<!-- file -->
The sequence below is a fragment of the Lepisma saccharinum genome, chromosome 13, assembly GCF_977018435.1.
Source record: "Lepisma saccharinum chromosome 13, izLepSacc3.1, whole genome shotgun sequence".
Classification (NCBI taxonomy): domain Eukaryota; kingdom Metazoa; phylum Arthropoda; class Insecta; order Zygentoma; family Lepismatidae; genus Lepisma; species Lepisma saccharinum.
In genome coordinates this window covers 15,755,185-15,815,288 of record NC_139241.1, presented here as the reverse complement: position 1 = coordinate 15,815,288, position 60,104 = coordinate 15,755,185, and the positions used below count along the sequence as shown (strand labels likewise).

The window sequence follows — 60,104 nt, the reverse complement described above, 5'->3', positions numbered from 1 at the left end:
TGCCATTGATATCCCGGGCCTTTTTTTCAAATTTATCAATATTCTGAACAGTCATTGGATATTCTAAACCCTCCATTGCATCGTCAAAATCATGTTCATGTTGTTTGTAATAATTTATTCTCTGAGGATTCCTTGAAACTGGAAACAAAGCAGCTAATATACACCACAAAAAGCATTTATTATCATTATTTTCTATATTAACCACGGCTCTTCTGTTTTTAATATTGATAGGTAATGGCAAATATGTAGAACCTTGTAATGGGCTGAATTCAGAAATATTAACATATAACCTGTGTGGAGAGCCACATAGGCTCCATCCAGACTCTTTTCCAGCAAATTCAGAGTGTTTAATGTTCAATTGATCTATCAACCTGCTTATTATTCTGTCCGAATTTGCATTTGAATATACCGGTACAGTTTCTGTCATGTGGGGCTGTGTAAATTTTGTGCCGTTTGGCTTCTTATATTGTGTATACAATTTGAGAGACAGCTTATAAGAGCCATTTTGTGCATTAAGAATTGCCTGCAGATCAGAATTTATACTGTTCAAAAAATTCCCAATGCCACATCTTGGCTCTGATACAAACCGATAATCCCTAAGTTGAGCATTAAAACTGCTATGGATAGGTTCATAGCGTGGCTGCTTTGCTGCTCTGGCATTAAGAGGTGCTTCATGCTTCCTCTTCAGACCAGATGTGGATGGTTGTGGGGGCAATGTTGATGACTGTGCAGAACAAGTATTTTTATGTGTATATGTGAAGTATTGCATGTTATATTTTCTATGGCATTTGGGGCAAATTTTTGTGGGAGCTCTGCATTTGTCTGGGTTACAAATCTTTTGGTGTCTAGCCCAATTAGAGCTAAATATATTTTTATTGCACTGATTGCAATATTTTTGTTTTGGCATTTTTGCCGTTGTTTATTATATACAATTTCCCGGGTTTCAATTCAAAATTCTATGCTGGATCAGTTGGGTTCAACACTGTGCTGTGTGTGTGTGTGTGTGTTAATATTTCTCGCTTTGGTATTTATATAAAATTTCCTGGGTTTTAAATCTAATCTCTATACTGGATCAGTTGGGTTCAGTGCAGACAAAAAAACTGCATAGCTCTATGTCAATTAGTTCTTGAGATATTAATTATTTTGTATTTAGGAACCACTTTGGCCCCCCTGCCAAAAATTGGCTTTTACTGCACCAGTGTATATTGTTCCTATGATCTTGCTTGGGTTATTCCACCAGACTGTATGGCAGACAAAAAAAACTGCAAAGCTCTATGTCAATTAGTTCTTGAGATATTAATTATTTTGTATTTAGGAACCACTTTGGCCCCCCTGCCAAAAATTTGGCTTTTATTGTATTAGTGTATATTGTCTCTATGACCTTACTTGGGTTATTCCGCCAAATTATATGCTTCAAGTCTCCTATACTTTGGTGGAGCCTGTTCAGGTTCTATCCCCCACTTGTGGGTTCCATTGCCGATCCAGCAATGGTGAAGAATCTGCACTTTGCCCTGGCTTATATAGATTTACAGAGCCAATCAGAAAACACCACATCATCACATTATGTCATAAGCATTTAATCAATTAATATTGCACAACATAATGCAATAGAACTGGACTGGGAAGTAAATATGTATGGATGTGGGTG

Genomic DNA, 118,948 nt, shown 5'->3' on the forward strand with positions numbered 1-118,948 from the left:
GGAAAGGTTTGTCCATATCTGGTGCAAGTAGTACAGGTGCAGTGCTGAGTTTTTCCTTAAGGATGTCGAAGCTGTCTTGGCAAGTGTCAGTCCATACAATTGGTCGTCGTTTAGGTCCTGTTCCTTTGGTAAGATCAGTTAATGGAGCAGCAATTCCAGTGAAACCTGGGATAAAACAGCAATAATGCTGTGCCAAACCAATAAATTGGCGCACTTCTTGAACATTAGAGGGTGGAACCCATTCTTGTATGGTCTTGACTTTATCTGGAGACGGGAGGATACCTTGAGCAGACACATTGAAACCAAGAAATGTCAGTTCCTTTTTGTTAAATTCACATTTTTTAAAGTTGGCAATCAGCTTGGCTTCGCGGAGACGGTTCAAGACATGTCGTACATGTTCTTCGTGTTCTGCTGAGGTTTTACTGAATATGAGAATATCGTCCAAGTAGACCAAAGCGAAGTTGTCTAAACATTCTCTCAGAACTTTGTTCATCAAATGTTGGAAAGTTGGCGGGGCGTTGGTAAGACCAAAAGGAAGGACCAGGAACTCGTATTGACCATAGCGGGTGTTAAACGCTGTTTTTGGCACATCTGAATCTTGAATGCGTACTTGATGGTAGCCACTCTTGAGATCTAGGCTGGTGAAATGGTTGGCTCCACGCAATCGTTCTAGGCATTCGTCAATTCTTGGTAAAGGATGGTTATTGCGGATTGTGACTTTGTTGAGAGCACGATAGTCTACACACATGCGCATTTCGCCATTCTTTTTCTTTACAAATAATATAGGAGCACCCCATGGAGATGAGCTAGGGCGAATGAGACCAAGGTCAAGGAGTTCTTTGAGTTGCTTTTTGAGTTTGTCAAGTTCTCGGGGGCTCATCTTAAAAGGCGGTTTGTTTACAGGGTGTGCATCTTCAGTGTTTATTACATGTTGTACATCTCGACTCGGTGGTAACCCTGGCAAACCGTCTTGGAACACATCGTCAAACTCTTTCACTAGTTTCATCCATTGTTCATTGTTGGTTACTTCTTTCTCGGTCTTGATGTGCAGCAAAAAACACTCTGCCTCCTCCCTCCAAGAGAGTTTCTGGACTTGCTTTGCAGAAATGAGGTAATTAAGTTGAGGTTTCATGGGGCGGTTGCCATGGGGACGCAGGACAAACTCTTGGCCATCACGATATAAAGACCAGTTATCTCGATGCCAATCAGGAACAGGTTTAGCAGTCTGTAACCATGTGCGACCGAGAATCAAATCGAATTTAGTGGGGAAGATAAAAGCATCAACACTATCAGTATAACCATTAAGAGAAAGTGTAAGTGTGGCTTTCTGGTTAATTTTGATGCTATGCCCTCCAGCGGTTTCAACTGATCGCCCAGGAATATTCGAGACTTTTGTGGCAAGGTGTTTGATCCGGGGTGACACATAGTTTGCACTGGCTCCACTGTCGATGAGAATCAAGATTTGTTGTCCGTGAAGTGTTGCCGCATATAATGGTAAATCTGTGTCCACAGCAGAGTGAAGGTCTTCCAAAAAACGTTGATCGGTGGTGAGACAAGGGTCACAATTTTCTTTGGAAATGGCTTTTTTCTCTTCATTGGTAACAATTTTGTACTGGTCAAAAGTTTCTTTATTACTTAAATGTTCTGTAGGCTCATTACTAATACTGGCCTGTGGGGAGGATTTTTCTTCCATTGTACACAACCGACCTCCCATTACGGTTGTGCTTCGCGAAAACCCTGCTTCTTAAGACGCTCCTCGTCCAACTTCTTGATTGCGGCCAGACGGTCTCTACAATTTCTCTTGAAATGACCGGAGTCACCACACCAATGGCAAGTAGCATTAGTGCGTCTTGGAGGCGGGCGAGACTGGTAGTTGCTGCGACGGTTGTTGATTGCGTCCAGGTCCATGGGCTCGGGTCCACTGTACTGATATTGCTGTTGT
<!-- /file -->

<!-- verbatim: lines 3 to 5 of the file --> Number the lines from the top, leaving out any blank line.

Classification (NCBI taxonomy): domain Eukaryota; kingdom Metazoa; phylum Arthropoda; class Insecta; order Zygentoma; family Lepismatidae; genus Lepisma; species Lepisma saccharinum.
In genome coordinates this window covers 15,755,185-15,815,288 of record NC_139241.1, presented here as the reverse complement: position 1 = coordinate 15,815,288, position 60,104 = coordinate 15,755,185, and the positions used below count along the sequence as shown (strand labels likewise).

The window sequence follows — 60,104 nt, the reverse complement described above, 5'->3', positions numbered from 1 at the left end: